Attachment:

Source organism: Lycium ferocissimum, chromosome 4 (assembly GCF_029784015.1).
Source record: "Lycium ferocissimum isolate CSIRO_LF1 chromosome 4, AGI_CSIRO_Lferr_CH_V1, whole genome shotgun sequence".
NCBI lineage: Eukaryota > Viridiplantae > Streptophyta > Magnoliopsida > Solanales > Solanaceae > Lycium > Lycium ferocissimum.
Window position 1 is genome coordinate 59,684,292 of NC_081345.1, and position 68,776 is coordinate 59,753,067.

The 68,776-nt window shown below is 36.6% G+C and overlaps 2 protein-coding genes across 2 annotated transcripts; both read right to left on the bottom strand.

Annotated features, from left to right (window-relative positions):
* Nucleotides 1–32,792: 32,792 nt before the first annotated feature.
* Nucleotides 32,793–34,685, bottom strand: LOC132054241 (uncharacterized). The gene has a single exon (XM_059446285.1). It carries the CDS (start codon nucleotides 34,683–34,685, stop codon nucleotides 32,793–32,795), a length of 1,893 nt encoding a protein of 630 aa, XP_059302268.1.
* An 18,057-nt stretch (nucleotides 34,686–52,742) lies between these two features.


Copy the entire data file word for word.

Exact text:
Source organism: Lycium ferocissimum, chromosome 4 (assembly GCF_029784015.1).
Source record: "Lycium ferocissimum isolate CSIRO_LF1 chromosome 4, AGI_CSIRO_Lferr_CH_V1, whole genome shotgun sequence".
NCBI lineage: Eukaryota > Viridiplantae > Streptophyta > Magnoliopsida > Solanales > Solanaceae > Lycium > Lycium ferocissimum.
Window position 1 is genome coordinate 59,684,292 of NC_081345.1, and position 68,776 is coordinate 59,753,067.

The 68,776-nt window shown below is 36.6% G+C and overlaps 2 protein-coding genes across 2 annotated transcripts; both read right to left on the bottom strand.

Annotated features, from left to right (window-relative positions):
* Nucleotides 1–32,792: 32,792 nt before the first annotated feature.
* Nucleotides 32,793–34,685, bottom strand: LOC132054241 (uncharacterized). The gene has a single exon (XM_059446285.1). It carries the CDS (start codon nucleotides 34,683–34,685, stop codon nucleotides 32,793–32,795), a length of 1,893 nt encoding a protein of 630 aa, XP_059302268.1.
* An 18,057-nt stretch (nucleotides 34,686–52,742) lies between these two features.